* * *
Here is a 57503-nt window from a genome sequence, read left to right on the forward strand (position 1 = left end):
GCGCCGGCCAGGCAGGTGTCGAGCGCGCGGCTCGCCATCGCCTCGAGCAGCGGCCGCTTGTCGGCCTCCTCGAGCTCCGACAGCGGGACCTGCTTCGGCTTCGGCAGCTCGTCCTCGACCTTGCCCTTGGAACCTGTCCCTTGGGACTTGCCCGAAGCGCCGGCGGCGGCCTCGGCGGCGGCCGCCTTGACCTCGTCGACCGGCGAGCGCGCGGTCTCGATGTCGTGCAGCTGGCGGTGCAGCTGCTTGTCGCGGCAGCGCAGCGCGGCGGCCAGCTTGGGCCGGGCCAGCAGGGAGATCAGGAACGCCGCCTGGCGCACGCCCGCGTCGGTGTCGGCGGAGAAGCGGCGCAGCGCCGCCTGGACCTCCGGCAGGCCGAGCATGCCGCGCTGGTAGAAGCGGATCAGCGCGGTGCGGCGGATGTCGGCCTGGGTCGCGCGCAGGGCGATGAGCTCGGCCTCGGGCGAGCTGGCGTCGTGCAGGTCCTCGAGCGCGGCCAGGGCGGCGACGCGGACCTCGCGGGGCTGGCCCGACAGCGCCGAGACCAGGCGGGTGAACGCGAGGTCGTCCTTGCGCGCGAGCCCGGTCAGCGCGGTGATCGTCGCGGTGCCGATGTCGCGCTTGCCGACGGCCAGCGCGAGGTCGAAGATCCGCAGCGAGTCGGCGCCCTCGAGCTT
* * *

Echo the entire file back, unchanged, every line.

Here is a 57503-nt window from a genome sequence, read left to right on the forward strand (position 1 = left end):
GCGCCGGCCAGGCAGGTGTCGAGCGCGCGGCTCGCCATCGCCTCGAGCAGCGGCCGCTTGTCGGCCTCCTCGAGCTCCGACAGCGGGACCTGCTTCGGCTTCGGCAGCTCGTCCTCGACCTTGCCCTTGGAACCTGTCCCTTGGGACTTGCCCGAAGCGCCGGCGGCGGCCTCGGCGGCGGCCGCCTTGACCTCGTCGACCGGCGAGCGCGCGGTCTCGATGTCGTGCAGCTGGCGGTGCAGCTGCTTGTCGCGGCAGCGCAGCGCGGCGGCCAGCTTGGGCCGGGCCAGCAGGGAGATCAGGAACGCCGCCTGGCGCACGCCCGCGTCGGTGTCGGCGGAGAAGCGGCGCAGCGCCGCCTGGACCTCCGGCAGGCCGAGCATGCCGCGCTGGTAGAAGCGGATCAGCGCGGTGCGGCGGATGTCGGCCTGGGTCGCGCGCAGGGCGATGAGCTCGGCCTCGGGCGAGCTGGCGTCGTGCAGGTCCTCGAGCGCGGCCAGGGCGGCGACGCGGACCTCGCGGGGCTGGCCCGACAGCGCCGAGACCAGGCGGGTGAACGCGAGGTCGTCCTTGCGCGCGAGCCCGGTCAGCGCGGTGATCGTCGCGGTGCCGATGTCGCGCTTGCCGACGGCCAGCGCGAGGTCGAAGATCCGCAGCGAGTCGGCGCCCTCGAGCTT